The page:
Merck & Co. reported Tuesday that fourth-quarter profit plunged 58 percent despite higher revenues as the drugmaker took a slew of charges for restructuring costs, an acquisition and increased legal reserves, mainly for its withdrawn painkiller Vioxx.
Merck, the maker of osteoporosis treatment Fosamax and Singulair for asthma and allergies, reported net income of $473.9 million, or 22 cents per share, down from $1.12 billion, or 51 cents per share, in the last quarter of 2005.
Excluding charges of 7 cents per share for its ongoing global restructuring program and 21 cents per share for the acquisition of Sirna Therapeutics, Merck would have posted earnings per share of 50 cents, matching the consensus forecast of analysts surveyed by Thomson Financial.
Whitehouse Station, N.J.-based Merck paid a steep $1.1 billion in December to buy San Francisco-based Sirna, a small biotech company with gene-silencing technology that holds promise for developing cancer and other drugs.
Merck said revenues increased 5 percent, to $6.04 billion from $5.77 billion a year earlier. Analysts had been expecting sales of $5.37 billion.
The company also said its crucial joint venture with Schering-Plough Corp. on cholesterol drugs turned in a strong performance.
Restructuring charges, for severance programs and other costs, totaled $55 million in the quarter and $142 million for the year.
On the litigation front, Merck reported that as of Dec. 31 it faced approximately 27,400 lawsuits, some involving multiple plaintiffs, alleging harm from Vioxx. The company pulled the one-time blockbuster arthritis pill from the market in September 2004 after research showed it increased risk of heart attacks and strokes.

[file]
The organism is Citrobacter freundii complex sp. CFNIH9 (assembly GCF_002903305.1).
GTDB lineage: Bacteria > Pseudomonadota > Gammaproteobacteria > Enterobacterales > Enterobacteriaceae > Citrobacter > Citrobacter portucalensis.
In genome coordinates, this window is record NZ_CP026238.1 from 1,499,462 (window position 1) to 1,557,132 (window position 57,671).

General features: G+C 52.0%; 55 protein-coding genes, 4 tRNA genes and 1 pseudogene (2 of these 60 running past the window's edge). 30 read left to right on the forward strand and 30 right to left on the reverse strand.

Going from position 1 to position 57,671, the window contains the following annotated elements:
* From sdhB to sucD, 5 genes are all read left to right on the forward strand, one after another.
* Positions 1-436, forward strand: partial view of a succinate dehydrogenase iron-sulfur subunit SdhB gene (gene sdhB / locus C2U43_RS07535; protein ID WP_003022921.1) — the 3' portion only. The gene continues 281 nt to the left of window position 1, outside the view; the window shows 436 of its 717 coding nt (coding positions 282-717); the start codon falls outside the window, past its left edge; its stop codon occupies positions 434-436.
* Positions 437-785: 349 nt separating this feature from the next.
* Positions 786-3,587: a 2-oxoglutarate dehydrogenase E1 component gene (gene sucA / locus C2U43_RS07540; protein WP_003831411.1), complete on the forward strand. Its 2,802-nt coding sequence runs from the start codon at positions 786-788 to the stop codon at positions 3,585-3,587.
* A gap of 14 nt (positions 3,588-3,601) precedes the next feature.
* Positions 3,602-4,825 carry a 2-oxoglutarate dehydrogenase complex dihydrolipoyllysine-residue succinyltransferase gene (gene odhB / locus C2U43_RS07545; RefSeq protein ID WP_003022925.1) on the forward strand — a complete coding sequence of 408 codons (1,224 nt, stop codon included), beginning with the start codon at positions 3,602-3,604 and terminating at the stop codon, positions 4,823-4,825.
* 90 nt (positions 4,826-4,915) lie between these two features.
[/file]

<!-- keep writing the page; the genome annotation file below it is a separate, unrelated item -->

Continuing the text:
Merck also said it faces about 265 potential Vioxx class-action lawsuits alleging personal injury or economic loss, and has entered about 14,180 agreements with other potential claimants suspending the time limit for them to sue.
The company said it added $75 million to its Vioxx legal defense fund in the quarter, and $295 million over the year.
It set aside another $48 million to start a legal defense reserve for lawsuits alleging that Fosamax destroys bone in the jaw.
Despite the problems, the company said it is still on track to produce double-digit annual growth in earnings per share, excluding one-time charges, by 2010.
For 2007, Merck forecast earnings per share of $2.51 to $2.59, excluding 10 to 15 cents per share for restructuring charges. Analysts on average are anticipating $2.60, excluding charges.
For the full year, Merck posted net income of $4.43 billion, or $2.03 per share, down 4 percent from $4.63 billion, or $2.10 per share, in 2005. Revenues totaled $22.64 billion, up 3 percent.